No. While Paizo offers PDF versions of all our Pathfinder products, we are primarily a print publisher.

Ok, eu sei que não era esta a pergunta, mas será que vão lançar os suplementos em livros em versão eletrônica também? Espero que sim, eles fizeram isso com alguns lançamentos dos últimos anos, como o Classic Monsters Revisited, que apesar de ser meio fino é o livros de monstros mais legal do final da 3ª edição.

How important is retail-chain saturation to the success of Pathfinder? Will we be able to find it readily at Borders, Books-A-Million, or Barnes & Noble?

All of those chains have picked up Pathfinder Adventure Path volumes at one time or another since the product’s launch, but the swift turn-around of monthly releases makes it somewhat difficult for chain stores to keep an entire series in stock. The bigger stores tend to focus on larger releases like core rulebooks. The Pathfinder Chronicles Campaign Setting and broadly focused Pathfinder Chronicles books like Classic Monsters Revisited are very popular at chain stores. But chain stores carry the risk of returns, which is not the case with direct sales or sales to the game and comic book shops, which buy your product outright.

We need all three: Direct sales, hobby retail sales, and mass market sales in order to continue to produce products with the high production values Paizo’s customers have come to expect.

Interest in the upcoming Pathfinder Roleplaying Game Core Rulebook is phenomenal in all tiers of the distribution system, so I imagine you will be able to find the main book and Bestiary at least in numerous locations.

Ótimo insight sobre o mercado norte-americano… É meio óbvio depois que você lê, mas não me lembro de ter visto alguém de uma editora falar assim diretamente dos três tipos de vendas  e como isso afeta a distribuição dos livros de RPG.

Now that the Open Playtest Alpha and Beta are both officially closed, can you look back and see anything you’d have done differently? I know Paizo ended up with far more downloads of the playtest versions of Pathfinder than many thought there’d be–what was the reaction like at Paizo as it became clear there was a pretty high level of interest running out there?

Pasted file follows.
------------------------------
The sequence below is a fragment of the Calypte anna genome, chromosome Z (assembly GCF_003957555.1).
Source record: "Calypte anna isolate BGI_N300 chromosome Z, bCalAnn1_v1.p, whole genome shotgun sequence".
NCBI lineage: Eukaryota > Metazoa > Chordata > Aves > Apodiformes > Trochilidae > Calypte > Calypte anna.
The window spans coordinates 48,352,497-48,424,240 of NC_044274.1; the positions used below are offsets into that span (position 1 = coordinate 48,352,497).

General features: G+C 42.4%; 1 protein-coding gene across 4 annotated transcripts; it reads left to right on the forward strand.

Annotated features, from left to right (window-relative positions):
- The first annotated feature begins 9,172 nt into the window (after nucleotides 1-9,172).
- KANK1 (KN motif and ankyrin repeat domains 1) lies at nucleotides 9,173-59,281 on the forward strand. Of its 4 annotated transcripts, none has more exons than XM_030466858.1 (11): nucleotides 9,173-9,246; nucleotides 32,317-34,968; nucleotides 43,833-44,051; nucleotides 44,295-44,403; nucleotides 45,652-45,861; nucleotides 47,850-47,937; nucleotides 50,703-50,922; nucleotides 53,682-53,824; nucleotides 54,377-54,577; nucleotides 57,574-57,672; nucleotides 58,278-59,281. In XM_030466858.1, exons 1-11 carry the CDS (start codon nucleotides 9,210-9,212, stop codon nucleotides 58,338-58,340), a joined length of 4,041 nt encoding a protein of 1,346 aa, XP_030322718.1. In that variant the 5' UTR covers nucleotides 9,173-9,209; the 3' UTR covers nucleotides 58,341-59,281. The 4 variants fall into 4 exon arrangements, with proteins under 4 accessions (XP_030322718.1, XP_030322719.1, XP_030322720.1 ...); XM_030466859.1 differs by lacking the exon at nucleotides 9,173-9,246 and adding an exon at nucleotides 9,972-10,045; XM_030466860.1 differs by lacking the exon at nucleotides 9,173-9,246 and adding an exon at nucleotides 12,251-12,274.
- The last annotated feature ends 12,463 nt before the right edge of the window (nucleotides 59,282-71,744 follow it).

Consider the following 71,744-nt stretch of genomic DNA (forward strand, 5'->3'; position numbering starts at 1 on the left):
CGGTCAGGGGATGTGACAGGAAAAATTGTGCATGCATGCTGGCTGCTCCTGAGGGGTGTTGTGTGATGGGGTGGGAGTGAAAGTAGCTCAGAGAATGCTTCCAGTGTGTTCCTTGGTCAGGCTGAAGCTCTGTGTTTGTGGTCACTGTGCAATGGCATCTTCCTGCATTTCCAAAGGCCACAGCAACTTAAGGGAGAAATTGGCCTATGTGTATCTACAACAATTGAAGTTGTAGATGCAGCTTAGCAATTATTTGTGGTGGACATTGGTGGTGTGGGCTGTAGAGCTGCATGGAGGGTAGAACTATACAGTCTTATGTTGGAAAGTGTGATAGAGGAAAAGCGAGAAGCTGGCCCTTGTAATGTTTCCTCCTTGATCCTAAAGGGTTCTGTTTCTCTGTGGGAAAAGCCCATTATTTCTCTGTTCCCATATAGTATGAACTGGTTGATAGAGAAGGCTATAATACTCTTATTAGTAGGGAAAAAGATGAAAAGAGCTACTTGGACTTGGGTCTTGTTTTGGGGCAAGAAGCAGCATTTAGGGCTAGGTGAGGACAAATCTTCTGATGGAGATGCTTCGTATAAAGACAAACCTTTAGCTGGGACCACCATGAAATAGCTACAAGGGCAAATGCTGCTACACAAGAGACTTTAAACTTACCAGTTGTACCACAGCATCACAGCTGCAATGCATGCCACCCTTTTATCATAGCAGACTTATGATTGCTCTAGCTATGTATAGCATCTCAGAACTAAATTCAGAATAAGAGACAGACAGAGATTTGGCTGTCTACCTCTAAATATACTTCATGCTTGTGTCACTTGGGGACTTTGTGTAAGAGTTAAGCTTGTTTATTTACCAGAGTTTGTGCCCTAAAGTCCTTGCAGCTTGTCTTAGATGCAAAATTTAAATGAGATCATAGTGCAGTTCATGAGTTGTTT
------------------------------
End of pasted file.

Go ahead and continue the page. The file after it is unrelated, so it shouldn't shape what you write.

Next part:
I wish that we had not let our trust that 4th edition would have a reasonable Open Game License in a reasonable amount of time delay our decision of what to do with our core line for as long as it did. I am 100% confident that sticking with 3.5 was the right decision for our company and our customers, but the months of what turned out to be pointless waiting could have gone into the playtest. That said, I’m pleased with what turned out to be the largest open playtest in the history of tabletop roleplaying games. We are thrilled with the level of interest in the Pathfinder RPG, so it’s difficult to look at what we’ve done with an overly critical eye.

I know you’ve asked for feedback for fans on what sort of supplements they’d like to see, but what add-on supplements do you think would be fun to do with Pathfinder?

I don’t want to get too far ahead of myself, but I think it would be fun to see the Pathfinder RPG rules applied in a science fictional context. This could range from something relatively simple, such as an exploration of the Red and Green Planets of Golarion’s star with rules to place a “sword & planet” lens over a standard Pathfinder campaign to something full-on ambitious like a complete science fiction rules engine with tons of laser guns and stuff.

There are a few “boilerplate” books that people will want us to do and that we should probably do, such as an Asian fantasy book or some sort of psionics book or an epic level book. None of those ideas make me supernova with excitement both because they’ve been done numerous times before and because I haven’t had much use for them in my own games. I’m not saying those are bad ideas for books, but the stuff that gets my blood pumping is more in line with the core rules themselves than built alongside them and stuck on awkwardly with sovereign glue.